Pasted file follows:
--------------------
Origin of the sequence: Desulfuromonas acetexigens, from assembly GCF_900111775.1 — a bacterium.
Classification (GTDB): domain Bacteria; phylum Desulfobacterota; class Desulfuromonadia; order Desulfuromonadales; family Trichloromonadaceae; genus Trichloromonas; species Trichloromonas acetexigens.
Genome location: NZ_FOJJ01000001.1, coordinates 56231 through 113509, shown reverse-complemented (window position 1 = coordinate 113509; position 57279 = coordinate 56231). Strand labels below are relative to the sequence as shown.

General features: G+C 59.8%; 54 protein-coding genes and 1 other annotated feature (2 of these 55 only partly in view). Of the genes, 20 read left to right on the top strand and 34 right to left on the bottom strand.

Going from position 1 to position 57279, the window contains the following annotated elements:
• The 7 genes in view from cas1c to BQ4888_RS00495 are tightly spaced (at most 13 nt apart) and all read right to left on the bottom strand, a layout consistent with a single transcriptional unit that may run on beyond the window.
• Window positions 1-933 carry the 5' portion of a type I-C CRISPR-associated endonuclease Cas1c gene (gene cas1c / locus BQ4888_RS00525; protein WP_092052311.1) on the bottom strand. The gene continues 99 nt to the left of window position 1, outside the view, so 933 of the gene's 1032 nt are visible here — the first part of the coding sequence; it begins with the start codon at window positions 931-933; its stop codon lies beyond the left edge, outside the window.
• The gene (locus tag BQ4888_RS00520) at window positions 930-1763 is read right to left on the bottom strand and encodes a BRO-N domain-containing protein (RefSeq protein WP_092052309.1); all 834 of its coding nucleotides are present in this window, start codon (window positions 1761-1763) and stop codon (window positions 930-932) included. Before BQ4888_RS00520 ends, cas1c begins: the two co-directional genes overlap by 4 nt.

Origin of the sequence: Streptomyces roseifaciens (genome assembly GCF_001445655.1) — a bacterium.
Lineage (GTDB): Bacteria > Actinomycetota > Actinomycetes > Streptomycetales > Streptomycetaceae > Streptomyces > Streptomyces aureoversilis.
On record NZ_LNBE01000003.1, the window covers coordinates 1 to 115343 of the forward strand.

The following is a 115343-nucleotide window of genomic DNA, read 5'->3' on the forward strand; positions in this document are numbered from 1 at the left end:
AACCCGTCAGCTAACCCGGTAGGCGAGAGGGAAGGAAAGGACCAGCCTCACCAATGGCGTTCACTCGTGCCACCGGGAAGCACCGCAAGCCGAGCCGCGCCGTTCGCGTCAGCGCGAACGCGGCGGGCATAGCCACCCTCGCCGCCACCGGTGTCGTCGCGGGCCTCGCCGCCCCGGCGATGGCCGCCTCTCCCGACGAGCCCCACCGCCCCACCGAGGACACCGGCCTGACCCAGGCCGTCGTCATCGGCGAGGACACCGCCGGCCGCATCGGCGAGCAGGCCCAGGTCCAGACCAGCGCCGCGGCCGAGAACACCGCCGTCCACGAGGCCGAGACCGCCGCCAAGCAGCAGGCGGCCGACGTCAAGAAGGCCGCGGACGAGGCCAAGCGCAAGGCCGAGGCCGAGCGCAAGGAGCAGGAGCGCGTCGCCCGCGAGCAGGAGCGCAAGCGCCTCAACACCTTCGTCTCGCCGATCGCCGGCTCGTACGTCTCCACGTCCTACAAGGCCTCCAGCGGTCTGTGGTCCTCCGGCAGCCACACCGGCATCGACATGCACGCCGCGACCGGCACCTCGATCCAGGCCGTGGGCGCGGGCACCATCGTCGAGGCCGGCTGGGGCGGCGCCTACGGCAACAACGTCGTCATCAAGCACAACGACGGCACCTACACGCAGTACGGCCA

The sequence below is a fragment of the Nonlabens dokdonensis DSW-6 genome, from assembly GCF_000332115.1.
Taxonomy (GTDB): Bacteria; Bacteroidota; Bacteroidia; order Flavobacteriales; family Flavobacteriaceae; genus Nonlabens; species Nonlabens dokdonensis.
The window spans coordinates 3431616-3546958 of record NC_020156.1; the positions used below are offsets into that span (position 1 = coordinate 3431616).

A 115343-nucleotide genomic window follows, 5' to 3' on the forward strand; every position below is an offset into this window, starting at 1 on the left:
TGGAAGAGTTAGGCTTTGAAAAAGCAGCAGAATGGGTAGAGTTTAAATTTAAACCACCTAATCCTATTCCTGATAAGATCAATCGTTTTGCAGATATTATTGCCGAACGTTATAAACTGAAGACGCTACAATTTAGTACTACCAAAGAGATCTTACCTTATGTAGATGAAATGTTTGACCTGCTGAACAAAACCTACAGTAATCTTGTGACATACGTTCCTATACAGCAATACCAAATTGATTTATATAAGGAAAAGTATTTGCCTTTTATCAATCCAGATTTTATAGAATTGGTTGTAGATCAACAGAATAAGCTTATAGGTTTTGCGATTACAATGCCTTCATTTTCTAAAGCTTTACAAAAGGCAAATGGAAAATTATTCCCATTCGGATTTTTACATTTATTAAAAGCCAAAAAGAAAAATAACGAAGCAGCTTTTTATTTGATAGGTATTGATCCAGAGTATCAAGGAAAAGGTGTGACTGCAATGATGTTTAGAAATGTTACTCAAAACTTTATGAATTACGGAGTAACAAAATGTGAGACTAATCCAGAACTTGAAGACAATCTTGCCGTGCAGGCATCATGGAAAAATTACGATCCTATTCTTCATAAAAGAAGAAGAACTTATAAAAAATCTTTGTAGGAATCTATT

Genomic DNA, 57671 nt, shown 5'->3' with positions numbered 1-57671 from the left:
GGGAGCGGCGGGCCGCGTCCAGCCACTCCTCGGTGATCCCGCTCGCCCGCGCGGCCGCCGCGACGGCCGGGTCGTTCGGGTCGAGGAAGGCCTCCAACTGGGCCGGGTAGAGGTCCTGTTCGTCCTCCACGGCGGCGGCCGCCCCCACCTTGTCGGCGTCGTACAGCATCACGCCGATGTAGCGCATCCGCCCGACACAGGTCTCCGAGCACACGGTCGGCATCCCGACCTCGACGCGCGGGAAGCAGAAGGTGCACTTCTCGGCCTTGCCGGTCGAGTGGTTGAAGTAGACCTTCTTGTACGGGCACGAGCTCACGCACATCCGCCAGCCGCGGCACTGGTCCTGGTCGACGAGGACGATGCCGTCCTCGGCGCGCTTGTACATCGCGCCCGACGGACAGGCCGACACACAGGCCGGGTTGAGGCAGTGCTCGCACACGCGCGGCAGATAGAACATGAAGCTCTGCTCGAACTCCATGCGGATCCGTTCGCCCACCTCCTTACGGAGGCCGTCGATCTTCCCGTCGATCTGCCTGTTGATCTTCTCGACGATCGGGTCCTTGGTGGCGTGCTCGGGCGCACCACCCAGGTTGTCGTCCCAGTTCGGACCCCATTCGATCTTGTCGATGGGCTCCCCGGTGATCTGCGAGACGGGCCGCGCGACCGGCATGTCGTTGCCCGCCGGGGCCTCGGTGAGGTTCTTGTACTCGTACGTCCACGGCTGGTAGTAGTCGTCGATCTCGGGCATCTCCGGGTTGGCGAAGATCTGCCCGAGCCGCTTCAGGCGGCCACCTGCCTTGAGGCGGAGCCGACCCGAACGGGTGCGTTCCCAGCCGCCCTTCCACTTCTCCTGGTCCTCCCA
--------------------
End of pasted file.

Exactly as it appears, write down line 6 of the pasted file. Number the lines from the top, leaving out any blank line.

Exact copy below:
• The 7 genes in view from cas1c to BQ4888_RS00495 are tightly spaced (at most 13 nt apart) and all read right to left on the bottom strand, a layout consistent with a single transcriptional unit that may run on beyond the window.